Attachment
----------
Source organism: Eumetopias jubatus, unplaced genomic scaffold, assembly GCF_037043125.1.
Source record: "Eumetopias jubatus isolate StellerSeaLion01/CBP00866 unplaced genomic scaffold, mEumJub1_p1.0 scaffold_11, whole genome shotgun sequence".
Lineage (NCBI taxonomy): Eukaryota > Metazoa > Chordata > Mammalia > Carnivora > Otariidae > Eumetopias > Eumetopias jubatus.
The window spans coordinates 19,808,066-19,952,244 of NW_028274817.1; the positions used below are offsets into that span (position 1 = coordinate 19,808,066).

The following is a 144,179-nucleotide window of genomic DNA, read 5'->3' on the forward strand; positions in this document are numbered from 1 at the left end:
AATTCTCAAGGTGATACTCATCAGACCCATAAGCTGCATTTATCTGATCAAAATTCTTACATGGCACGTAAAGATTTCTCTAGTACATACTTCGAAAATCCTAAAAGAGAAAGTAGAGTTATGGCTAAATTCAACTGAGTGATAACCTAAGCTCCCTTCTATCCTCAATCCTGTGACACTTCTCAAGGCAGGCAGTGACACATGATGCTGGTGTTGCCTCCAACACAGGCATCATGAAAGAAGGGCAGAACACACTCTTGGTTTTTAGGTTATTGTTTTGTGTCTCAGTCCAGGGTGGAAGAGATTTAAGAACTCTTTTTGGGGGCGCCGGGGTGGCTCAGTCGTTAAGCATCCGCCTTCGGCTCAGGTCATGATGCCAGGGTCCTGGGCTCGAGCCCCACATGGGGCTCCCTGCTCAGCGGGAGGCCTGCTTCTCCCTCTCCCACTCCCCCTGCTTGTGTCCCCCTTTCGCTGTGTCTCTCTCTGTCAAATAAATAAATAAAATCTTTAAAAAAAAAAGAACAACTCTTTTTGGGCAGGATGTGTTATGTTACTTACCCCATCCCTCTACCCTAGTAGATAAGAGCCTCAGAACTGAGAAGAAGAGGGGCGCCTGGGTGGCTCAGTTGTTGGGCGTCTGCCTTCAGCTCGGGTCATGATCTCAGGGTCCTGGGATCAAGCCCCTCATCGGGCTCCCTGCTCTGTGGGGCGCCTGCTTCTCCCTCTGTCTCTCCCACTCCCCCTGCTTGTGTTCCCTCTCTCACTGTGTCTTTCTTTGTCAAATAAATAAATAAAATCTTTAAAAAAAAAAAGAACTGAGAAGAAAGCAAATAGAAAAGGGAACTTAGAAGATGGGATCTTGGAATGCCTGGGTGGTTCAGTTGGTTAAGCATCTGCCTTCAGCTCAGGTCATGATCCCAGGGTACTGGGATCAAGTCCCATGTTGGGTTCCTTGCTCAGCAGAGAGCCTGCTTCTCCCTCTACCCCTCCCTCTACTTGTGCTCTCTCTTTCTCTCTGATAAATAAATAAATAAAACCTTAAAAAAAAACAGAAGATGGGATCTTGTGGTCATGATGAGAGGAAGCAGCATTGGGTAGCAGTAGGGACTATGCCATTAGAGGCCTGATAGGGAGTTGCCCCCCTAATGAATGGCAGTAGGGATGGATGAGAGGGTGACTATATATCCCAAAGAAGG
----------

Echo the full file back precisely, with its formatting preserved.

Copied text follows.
Source organism: Eumetopias jubatus, unplaced genomic scaffold, assembly GCF_037043125.1.
Source record: "Eumetopias jubatus isolate StellerSeaLion01/CBP00866 unplaced genomic scaffold, mEumJub1_p1.0 scaffold_11, whole genome shotgun sequence".
Lineage (NCBI taxonomy): Eukaryota > Metazoa > Chordata > Mammalia > Carnivora > Otariidae > Eumetopias > Eumetopias jubatus.
The window spans coordinates 19,808,066-19,952,244 of NW_028274817.1; the positions used below are offsets into that span (position 1 = coordinate 19,808,066).

The following is a 144,179-nucleotide window of genomic DNA, read 5'->3' on the forward strand; positions in this document are numbered from 1 at the left end:
AATTCTCAAGGTGATACTCATCAGACCCATAAGCTGCATTTATCTGATCAAAATTCTTACATGGCACGTAAAGATTTCTCTAGTACATACTTCGAAAATCCTAAAAGAGAAAGTAGAGTTATGGCTAAATTCAACTGAGTGATAACCTAAGCTCCCTTCTATCCTCAATCCTGTGACACTTCTCAAGGCAGGCAGTGACACATGATGCTGGTGTTGCCTCCAACACAGGCATCATGAAAGAAGGGCAGAACACACTCTTGGTTTTTAGGTTATTGTTTTGTGTCTCAGTCCAGGGTGGAAGAGATTTAAGAACTCTTTTTGGGGGCGCCGGGGTGGCTCAGTCGTTAAGCATCCGCCTTCGGCTCAGGTCATGATGCCAGGGTCCTGGGCTCGAGCCCCACATGGGGCTCCCTGCTCAGCGGGAGGCCTGCTTCTCCCTCTCCCACTCCCCCTGCTTGTGTCCCCCTTTCGCTGTGTCTCTCTCTGTCAAATAAATAAATAAAATCTTTAAAAAAAAAAGAACAACTCTTTTTGGGCAGGATGTGTTATGTTACTTACCCCATCCCTCTACCCTAGTAGATAAGAGCCTCAGAACTGAGAAGAAGAGGGGCGCCTGGGTGGCTCAGTTGTTGGGCGTCTGCCTTCAGCTCGGGTCATGATCTCAGGGTCCTGGGATCAAGCCCCTCATCGGGCTCCCTGCTCTGTGGGGCGCCTGCTTCTCCCTCTGTCTCTCCCACTCCCCCTGCTTGTGTTCCCTCTCTCACTGTGTCTTTCTTTGTCAAATAAATAAATAAAATCTTTAAAAAAAAAAAGAACTGAGAAGAAAGCAAATAGAAAAGGGAACTTAGAAGATGGGATCTTGGAATGCCTGGGTGGTTCAGTTGGTTAAGCATCTGCCTTCAGCTCAGGTCATGATCCCAGGGTACTGGGATCAAGTCCCATGTTGGGTTCCTTGCTCAGCAGAGAGCCTGCTTCTCCCTCTACCCCTCCCTCTACTTGTGCTCTCTCTTTCTCTCTGATAAATAAATAAATAAAACCTTAAAAAAAAACAGAAGATGGGATCTTGTGGTCATGATGAGAGGAAGCAGCATTGGGTAGCAGTAGGGACTATGCCATTAGAGGCCTGATAGGGAGTTGCCCCCCTAATGAATGGCAGTAGGGATGGATGAGAGGGTGACTATATATCCCAAAGAAGG